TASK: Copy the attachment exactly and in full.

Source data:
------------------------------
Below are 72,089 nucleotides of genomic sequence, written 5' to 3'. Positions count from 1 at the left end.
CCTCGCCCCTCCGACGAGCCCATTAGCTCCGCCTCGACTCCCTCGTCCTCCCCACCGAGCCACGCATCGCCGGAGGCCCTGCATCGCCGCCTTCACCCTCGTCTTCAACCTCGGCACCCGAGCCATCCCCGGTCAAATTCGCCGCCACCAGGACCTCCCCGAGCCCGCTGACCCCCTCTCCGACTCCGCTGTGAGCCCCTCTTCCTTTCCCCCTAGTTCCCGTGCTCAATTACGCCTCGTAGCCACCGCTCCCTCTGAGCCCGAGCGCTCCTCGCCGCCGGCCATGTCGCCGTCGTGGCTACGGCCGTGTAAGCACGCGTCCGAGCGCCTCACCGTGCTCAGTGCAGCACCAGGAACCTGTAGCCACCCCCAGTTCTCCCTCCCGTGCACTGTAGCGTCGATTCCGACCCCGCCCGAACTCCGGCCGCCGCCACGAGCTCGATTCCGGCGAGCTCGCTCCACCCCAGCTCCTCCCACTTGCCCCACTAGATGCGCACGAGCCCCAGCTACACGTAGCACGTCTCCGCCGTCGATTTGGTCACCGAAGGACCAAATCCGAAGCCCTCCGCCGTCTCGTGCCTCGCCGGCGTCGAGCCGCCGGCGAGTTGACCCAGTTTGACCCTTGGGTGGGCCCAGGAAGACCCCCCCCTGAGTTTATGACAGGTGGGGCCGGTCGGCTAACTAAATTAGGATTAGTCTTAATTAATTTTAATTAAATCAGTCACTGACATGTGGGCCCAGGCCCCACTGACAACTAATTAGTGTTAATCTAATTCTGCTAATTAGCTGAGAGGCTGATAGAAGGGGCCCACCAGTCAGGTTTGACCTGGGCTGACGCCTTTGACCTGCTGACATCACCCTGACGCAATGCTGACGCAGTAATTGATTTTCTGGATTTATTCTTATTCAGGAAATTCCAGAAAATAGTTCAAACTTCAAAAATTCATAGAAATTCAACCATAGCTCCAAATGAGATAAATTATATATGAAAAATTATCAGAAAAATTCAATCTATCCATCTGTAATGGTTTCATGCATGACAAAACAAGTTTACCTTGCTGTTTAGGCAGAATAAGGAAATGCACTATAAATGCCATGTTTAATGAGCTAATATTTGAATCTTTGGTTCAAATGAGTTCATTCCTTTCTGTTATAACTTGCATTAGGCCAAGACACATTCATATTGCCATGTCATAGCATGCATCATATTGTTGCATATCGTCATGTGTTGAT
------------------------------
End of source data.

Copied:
Below are 72,089 nucleotides of genomic sequence, written 5' to 3'. Positions count from 1 at the left end.
CCTCGCCCCTCCGACGAGCCCATTAGCTCCGCCTCGACTCCCTCGTCCTCCCCACCGAGCCACGCATCGCCGGAGGCCCTGCATCGCCGCCTTCACCCTCGTCTTCAACCTCGGCACCCGAGCCATCCCCGGTCAAATTCGCCGCCACCAGGACCTCCCCGAGCCCGCTGACCCCCTCTCCGACTCCGCTGTGAGCCCCTCTTCCTTTCCCCCTAGTTCCCGTGCTCAATTACGCCTCGTAGCCACCGCTCCCTCTGAGCCCGAGCGCTCCTCGCCGCCGGCCATGTCGCCGTCGTGGCTACGGCCGTGTAAGCACGCGTCCGAGCGCCTCACCGTGCTCAGTGCAGCACCAGGAACCTGTAGCCACCCCCAGTTCTCCCTCCCGTGCACTGTAGCGTCGATTCCGACCCCGCCCGAACTCCGGCCGCCGCCACGAGCTCGATTCCGGCGAGCTCGCTCCACCCCAGCTCCTCCCACTTGCCCCACTAGATGCGCACGAGCCCCAGCTACACGTAGCACGTCTCCGCCGTCGATTTGGTCACCGAAGGACCAAATCCGAAGCCCTCCGCCGTCTCGTGCCTCGCCGGCGTCGAGCCGCCGGCGAGTTGACCCAGTTTGACCCTTGGGTGGGCCCAGGAAGACCCCCCCCTGAGTTTATGACAGGTGGGGCCGGTCGGCTAACTAAATTAGGATTAGTCTTAATTAATTTTAATTAAATCAGTCACTGACATGTGGGCCCAGGCCCCACTGACAACTAATTAGTGTTAATCTAATTCTGCTAATTAGCTGAGAGGCTGATAGAAGGGGCCCACCAGTCAGGTTTGACCTGGGCTGACGCCTTTGACCTGCTGACATCACCCTGACGCAATGCTGACGCAGTAATTGATTTTCTGGATTTATTCTTATTCAGGAAATTCCAGAAAATAGTTCAAACTTCAAAAATTCATAGAAATTCAACCATAGCTCCAAATGAGATAAATTATATATGAAAAATTATCAGAAAAATTCAATCTATCCATCTGTAATGGTTTCATGCATGACAAAACAAGTTTACCTTGCTGTTTAGGCAGAATAAGGAAATGCACTATAAATGCCATGTTTAATGAGCTAATATTTGAATCTTTGGTTCAAATGAGTTCATTCCTTTCTGTTATAACTTGCATTAGGCCAAGACACATTCATATTGCCATGTCATAGCATGCATCATATTGTTGCATATCGTCATGTGTTGAT